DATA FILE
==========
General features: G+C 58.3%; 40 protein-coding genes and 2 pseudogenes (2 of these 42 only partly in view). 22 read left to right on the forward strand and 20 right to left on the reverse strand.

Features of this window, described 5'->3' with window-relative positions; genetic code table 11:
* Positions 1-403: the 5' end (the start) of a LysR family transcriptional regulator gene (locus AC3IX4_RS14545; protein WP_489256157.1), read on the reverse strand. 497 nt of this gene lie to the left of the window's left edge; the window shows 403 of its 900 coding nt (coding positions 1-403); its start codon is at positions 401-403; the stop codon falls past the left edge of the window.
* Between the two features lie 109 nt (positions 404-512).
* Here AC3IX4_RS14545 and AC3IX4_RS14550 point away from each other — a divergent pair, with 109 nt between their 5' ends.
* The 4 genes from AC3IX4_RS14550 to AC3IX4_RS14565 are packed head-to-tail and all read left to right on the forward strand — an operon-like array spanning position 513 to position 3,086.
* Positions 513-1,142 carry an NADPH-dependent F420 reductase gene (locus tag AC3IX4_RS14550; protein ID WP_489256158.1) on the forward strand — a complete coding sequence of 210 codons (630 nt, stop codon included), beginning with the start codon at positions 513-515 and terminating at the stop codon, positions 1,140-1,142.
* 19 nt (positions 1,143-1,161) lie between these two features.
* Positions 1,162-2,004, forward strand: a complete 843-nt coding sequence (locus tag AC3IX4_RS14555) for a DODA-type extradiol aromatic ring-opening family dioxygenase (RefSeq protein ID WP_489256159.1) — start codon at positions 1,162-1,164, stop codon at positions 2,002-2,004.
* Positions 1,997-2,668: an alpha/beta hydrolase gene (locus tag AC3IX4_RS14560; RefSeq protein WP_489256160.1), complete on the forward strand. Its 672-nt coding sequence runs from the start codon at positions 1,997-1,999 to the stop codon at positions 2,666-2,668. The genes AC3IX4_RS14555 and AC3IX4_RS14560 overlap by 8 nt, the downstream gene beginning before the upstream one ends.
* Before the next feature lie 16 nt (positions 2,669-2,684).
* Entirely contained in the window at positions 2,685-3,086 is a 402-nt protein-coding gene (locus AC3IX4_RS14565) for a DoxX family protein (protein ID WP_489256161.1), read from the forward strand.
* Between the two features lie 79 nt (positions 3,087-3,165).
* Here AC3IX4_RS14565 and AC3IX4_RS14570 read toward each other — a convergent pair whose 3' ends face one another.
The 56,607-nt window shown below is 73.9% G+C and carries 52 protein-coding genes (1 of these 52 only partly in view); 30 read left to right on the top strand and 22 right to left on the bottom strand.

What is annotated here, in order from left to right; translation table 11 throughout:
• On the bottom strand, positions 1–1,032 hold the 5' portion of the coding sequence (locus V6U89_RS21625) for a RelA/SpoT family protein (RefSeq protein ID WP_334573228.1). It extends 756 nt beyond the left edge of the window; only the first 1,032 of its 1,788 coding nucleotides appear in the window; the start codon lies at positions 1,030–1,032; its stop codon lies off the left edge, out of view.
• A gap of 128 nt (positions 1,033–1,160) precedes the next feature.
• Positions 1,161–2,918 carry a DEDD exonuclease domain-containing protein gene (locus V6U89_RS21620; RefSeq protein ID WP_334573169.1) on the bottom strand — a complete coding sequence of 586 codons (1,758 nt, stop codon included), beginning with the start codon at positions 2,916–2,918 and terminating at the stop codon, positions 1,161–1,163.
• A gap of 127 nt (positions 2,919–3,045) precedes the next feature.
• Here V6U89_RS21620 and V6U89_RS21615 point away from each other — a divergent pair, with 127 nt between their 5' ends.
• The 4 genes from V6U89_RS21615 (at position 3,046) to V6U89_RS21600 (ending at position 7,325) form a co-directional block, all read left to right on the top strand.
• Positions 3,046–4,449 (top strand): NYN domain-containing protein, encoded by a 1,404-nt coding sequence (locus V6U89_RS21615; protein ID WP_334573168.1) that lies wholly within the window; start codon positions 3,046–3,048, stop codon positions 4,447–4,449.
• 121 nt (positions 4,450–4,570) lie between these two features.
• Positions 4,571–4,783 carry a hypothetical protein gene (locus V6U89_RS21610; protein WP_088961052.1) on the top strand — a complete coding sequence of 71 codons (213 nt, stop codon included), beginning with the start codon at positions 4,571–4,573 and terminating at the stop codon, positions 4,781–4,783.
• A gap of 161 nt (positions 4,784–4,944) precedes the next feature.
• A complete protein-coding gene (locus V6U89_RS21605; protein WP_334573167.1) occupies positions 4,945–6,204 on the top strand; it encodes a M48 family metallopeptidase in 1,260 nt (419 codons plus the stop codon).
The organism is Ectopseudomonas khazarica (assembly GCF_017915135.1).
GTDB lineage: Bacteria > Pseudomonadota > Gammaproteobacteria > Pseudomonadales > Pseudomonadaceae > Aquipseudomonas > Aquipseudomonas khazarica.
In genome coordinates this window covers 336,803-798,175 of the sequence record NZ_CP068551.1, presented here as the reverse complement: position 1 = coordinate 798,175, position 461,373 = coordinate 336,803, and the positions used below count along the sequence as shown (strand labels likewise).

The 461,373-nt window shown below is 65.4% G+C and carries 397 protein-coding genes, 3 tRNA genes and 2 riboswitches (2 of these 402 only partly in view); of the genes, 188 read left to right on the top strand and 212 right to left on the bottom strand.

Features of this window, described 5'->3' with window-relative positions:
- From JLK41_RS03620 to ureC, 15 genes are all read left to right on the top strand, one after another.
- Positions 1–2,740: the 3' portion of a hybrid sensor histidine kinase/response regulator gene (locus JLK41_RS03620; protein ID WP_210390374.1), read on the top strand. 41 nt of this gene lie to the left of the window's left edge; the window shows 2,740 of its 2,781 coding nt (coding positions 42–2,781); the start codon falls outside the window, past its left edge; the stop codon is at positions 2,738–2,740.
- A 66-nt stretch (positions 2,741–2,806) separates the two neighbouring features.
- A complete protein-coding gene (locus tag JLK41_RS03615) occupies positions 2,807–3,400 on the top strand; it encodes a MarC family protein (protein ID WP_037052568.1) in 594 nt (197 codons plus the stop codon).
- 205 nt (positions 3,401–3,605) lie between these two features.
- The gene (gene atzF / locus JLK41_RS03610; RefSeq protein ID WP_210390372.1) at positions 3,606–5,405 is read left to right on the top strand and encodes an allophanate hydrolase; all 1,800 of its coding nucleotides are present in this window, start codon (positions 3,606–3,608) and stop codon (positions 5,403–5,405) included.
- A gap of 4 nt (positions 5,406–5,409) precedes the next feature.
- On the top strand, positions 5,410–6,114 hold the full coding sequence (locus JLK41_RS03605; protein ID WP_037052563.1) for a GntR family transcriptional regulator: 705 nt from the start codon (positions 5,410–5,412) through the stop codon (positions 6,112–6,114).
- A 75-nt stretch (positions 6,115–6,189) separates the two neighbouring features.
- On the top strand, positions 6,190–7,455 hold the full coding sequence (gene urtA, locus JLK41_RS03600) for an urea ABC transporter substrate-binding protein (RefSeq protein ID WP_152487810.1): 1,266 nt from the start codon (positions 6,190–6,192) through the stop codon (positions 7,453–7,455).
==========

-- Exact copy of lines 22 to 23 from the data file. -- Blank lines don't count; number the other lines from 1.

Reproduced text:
• The 4 genes from V6U89_RS21615 (at position 3,046) to V6U89_RS21600 (ending at position 7,325) form a co-directional block, all read left to right on the top strand.
• Positions 3,046–4,449 (top strand): NYN domain-containing protein, encoded by a 1,404-nt coding sequence (locus V6U89_RS21615; protein ID WP_334573168.1) that lies wholly within the window; start codon positions 3,046–3,048, stop codon positions 4,447–4,449.